Mr. Howarth: The hon. Gentleman's point applies not only to my right hon. Friend but to almost all politicians. The truth isand the hon. Gentleman is no exception to this rulewe all have form. Every one of us in pursuit of our political careers has taken positions on all sorts of things. If the hon. Gentleman ever found himself in a position such as the one I have described, he too would have formnot necessarily on Pinochet, but he will have made pronouncements not only in his political life but during his career in journalism. That is why it is far better for such things to be decided by judges than by those of us who find ourselves in political positions that on occasions may have quasi-judicial implications. The hon. Gentleman has not made a strong case. All the arguments go in the opposite direction, and I certainly shall not be voting for the Opposition amendments.
Mr. Bob Ainsworth: Where do I start? I thank my hon. Friend the Member for Knowsley, North and Sefton, East (Mr. Howarth) for trying to help me bring a little clarity and logic to the debate, although that is pretty difficult.
Let us try to unravel some of the jumbling that has gone on since the Conservative Back Benchers, joined by the hon. Member for Torridge and West Devon (Mr. Burnett), took over the debate. The hon. Member for Torridge and West Devon complained about the list, and someone not knowing whether or not he was committing an offence. I understand that the Gentleman is a lawyer. If he is seriously telling the House that ignorance of the law is a reason for rendering one immune to prosecution, he should stand up and say so, otherwise he should not have come to the House and spoken about someone not knowing they had committed an offence.
Mr. Burnett: Of course, I recognise and acknowledge that ignorance of the law is not a defence against a charge. Having said that, if someone commits an offence overseas which he believes is not an offencehe believes that it is an entirely innocent actand is then subject to extradition, surely there must be some safeguards.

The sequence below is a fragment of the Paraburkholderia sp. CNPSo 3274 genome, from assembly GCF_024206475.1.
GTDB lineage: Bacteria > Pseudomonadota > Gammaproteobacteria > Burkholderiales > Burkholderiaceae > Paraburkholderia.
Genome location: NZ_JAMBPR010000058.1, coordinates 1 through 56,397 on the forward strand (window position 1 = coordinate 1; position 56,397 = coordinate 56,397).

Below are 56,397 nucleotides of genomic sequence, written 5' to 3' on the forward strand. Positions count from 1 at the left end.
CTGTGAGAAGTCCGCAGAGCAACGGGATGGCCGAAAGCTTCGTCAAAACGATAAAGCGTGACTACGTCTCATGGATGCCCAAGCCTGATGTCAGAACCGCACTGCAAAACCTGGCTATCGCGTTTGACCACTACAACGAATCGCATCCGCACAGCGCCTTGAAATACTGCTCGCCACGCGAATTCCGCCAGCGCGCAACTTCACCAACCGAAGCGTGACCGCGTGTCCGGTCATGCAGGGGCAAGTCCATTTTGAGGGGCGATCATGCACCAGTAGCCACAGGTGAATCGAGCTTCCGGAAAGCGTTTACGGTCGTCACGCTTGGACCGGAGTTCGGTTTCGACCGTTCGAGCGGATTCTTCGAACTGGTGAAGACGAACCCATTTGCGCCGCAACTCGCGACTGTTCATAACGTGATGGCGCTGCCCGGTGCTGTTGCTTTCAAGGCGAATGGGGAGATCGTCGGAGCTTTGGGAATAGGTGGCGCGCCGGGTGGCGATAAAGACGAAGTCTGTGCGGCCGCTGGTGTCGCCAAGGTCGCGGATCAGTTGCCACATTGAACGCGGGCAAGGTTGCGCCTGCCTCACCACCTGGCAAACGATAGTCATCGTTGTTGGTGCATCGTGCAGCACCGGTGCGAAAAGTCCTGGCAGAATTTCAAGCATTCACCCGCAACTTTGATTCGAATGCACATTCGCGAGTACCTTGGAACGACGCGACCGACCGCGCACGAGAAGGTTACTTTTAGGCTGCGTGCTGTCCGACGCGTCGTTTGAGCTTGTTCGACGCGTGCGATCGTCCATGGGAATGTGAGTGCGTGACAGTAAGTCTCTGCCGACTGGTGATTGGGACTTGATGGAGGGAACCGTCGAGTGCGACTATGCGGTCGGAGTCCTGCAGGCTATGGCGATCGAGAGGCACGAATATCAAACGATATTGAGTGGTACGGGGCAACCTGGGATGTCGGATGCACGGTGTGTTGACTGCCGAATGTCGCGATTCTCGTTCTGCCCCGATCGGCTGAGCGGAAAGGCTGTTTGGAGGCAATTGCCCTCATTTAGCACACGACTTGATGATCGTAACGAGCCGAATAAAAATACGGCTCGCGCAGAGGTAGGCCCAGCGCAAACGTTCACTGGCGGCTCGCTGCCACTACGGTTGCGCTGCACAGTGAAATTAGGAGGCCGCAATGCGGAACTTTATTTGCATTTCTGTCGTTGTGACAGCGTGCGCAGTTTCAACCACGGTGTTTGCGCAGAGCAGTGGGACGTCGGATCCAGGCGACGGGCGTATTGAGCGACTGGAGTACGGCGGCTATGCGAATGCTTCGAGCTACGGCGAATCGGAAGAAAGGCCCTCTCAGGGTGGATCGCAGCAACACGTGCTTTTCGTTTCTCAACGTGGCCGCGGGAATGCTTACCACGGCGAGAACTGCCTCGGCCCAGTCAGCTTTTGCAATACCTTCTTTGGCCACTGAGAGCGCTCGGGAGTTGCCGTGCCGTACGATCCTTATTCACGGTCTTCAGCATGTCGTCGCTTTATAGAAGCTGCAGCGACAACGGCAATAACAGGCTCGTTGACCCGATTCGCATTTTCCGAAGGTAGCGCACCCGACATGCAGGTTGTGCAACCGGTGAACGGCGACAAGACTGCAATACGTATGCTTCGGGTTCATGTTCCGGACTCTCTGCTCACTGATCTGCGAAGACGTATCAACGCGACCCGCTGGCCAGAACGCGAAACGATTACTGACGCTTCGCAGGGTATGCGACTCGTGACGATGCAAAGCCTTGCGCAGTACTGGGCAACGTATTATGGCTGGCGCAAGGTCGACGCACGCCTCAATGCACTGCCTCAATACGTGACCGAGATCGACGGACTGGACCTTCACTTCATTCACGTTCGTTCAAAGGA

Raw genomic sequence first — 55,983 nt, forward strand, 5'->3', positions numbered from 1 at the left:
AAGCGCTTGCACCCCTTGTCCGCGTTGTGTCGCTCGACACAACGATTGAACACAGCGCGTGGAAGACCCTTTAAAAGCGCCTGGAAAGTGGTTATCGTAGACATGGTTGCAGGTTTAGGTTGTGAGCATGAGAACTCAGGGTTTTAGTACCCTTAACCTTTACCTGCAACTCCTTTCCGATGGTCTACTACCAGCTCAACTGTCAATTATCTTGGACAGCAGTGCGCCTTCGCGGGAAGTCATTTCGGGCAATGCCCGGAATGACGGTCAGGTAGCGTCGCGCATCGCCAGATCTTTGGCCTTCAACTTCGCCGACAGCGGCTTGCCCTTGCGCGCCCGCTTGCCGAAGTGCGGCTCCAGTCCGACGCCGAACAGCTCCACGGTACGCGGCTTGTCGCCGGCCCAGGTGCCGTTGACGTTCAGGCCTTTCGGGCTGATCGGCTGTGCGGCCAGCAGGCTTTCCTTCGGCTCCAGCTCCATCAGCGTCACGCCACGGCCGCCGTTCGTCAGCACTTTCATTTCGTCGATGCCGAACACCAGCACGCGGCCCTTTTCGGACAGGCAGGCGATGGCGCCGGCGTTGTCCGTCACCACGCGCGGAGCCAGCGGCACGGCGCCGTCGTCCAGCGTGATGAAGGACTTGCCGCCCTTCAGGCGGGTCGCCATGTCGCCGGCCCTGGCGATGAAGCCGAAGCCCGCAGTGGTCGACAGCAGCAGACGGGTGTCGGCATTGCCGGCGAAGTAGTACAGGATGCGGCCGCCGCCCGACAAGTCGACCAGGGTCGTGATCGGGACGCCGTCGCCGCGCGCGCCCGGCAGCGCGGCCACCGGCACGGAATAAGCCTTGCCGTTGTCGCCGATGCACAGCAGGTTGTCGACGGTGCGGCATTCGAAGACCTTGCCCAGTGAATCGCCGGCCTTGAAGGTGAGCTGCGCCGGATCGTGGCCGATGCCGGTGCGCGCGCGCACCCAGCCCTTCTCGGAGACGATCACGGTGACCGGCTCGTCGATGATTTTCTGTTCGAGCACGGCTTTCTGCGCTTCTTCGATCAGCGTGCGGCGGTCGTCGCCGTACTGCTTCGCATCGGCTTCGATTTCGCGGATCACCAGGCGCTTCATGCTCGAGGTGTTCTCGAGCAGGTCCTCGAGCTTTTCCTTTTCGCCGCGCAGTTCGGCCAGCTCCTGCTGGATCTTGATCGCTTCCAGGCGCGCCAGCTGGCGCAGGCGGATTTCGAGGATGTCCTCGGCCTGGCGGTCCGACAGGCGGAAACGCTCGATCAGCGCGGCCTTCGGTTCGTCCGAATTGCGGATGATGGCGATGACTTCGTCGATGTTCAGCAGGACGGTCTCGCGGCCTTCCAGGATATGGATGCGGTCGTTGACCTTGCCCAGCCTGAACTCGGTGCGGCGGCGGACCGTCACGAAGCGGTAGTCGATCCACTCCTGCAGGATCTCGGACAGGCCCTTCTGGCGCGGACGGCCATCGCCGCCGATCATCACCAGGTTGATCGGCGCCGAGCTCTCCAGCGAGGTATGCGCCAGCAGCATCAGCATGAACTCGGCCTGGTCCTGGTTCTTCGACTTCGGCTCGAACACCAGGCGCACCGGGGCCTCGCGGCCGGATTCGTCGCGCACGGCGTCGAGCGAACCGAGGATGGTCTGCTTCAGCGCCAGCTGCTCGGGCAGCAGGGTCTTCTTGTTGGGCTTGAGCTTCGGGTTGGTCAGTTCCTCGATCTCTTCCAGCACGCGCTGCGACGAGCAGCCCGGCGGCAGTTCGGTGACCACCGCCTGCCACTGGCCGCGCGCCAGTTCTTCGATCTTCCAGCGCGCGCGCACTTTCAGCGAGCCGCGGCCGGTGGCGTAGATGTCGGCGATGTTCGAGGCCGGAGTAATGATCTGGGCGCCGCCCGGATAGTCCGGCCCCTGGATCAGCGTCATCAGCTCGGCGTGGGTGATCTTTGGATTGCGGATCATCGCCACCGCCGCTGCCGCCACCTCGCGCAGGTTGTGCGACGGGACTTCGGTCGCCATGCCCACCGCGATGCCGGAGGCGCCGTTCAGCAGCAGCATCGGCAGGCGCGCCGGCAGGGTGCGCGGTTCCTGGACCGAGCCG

Mr. Ainsworth: So if a German, for example, comes to our country, breaks our law, returns to Germany and says, "But wait a minute, I didn't know I was breaking the law," he should not be sent back here to face justice.
That is exactly what the hon. Gentleman is sayingthere must be a safeguard that prevents that man from being returned. His ignorance of the fact that he was breaking the law ought to provide him with protection from prosecution.
Mr. Boris Johnson: The whole point, as the Minister well knows, is that ignorance of the law of one's own country is not a defencethat is indisputable. However, let us suppose that a fine, influential, upstanding Home Office Minister went to Finland and made a speech defending the behaviour of the coalition forces in the war, argued that there were good reasons for supporting military action in the Gulf, then went back to London thinking that he had done a good job, only to find that he was guilty of breaching the Finnish law on warmongering, would that Minister be wholly innocent or not on the ground that he did not knowand I bet that the Minister does not know, but perhaps he will correct methat warmongering is an offence in Finland?
We have heard numerous contradictions, including many in the speech of the hon. Member for Henley (Mr. Johnson). He said that if the age at which someone could be prosecuted as a criminal in this country was different from that in another country they should not be sent back. However, only a couple of sentences later, he agreed that when he was in Belgium he abided by Belgian law. He cannot have it all ways. The hon. Member for Witney (Mr. Cameron) spoke about somebody who had committed an offence in Spain and returned to this country. That person could be extradited and, during that process, at no time would it be asked whether or not what he had done was an offence in that country.